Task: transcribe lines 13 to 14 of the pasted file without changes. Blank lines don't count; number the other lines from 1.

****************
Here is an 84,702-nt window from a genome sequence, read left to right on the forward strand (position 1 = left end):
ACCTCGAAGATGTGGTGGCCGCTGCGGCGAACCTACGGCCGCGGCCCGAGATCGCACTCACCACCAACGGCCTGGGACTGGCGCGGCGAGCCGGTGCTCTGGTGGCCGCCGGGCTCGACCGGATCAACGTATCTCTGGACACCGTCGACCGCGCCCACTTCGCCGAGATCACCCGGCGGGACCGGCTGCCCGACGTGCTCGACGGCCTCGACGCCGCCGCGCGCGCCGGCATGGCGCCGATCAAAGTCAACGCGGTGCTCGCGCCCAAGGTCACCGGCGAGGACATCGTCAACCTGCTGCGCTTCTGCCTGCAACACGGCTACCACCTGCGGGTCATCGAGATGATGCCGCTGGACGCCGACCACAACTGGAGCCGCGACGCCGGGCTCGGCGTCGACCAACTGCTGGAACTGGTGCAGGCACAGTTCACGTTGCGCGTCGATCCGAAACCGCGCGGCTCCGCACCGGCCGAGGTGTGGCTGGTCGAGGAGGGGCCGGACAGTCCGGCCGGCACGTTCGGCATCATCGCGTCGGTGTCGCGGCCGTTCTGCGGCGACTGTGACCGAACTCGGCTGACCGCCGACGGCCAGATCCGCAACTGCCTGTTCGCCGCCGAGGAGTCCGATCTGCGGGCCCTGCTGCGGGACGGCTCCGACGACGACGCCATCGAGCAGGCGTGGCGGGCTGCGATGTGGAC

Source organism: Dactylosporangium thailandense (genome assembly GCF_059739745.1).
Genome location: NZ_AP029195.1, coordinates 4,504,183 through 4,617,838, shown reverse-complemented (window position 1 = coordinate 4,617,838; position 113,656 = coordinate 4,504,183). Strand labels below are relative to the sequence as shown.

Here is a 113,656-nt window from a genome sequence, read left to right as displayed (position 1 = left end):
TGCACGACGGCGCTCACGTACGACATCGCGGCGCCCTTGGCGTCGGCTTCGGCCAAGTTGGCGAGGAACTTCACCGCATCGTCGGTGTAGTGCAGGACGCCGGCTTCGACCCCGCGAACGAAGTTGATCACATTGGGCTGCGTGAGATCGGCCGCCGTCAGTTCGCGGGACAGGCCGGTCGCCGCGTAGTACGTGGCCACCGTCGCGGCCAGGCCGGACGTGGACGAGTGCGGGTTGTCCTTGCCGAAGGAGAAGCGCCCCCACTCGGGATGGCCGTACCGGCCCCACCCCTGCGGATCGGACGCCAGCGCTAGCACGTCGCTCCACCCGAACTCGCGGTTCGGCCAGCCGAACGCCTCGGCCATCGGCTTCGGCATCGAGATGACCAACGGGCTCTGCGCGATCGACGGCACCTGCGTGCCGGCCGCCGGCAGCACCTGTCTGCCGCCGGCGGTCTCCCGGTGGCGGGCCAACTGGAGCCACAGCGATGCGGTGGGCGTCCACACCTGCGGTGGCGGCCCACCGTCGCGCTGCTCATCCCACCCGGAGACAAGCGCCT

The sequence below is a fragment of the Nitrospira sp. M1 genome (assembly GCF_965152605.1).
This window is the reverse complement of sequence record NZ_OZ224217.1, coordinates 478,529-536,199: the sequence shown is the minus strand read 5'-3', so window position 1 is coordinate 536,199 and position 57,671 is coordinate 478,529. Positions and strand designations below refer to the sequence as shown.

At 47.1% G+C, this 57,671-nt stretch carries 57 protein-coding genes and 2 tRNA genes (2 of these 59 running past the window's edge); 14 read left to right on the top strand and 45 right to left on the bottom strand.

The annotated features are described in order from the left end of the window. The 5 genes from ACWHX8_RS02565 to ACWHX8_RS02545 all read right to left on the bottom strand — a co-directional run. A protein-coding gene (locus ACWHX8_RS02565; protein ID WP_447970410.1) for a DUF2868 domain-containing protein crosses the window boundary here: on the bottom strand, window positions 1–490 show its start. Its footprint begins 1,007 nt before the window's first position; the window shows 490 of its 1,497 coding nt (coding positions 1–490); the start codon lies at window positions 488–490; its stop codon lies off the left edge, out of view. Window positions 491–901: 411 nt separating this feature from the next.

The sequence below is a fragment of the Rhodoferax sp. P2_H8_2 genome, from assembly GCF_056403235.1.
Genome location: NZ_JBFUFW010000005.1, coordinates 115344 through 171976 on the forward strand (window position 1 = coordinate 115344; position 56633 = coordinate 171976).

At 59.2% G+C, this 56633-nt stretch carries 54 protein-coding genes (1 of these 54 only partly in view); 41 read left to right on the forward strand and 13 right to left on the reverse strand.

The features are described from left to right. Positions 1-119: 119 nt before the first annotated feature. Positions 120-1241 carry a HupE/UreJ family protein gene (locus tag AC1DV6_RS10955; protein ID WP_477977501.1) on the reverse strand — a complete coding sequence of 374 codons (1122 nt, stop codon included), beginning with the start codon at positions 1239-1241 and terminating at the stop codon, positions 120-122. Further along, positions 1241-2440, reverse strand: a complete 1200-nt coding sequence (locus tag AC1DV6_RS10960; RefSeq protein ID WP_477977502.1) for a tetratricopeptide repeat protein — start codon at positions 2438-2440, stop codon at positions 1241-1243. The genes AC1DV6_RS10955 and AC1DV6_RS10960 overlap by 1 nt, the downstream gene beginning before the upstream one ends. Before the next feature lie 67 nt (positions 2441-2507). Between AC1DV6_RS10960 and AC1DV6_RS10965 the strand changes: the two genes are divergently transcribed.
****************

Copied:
At 59.2% G+C, this 56633-nt stretch carries 54 protein-coding genes (1 of these 54 only partly in view); 41 read left to right on the forward strand and 13 right to left on the reverse strand.

The features are described from left to right. Positions 1-119: 119 nt before the first annotated feature. Positions 120-1241 carry a HupE/UreJ family protein gene (locus tag AC1DV6_RS10955; protein ID WP_477977501.1) on the reverse strand — a complete coding sequence of 374 codons (1122 nt, stop codon included), beginning with the start codon at positions 1239-1241 and terminating at the stop codon, positions 120-122. Further along, positions 1241-2440, reverse strand: a complete 1200-nt coding sequence (locus tag AC1DV6_RS10960; RefSeq protein ID WP_477977502.1) for a tetratricopeptide repeat protein — start codon at positions 2438-2440, stop codon at positions 1241-1243. The genes AC1DV6_RS10955 and AC1DV6_RS10960 overlap by 1 nt, the downstream gene beginning before the upstream one ends. Before the next feature lie 67 nt (positions 2441-2507). Between AC1DV6_RS10960 and AC1DV6_RS10965 the strand changes: the two genes are divergently transcribed.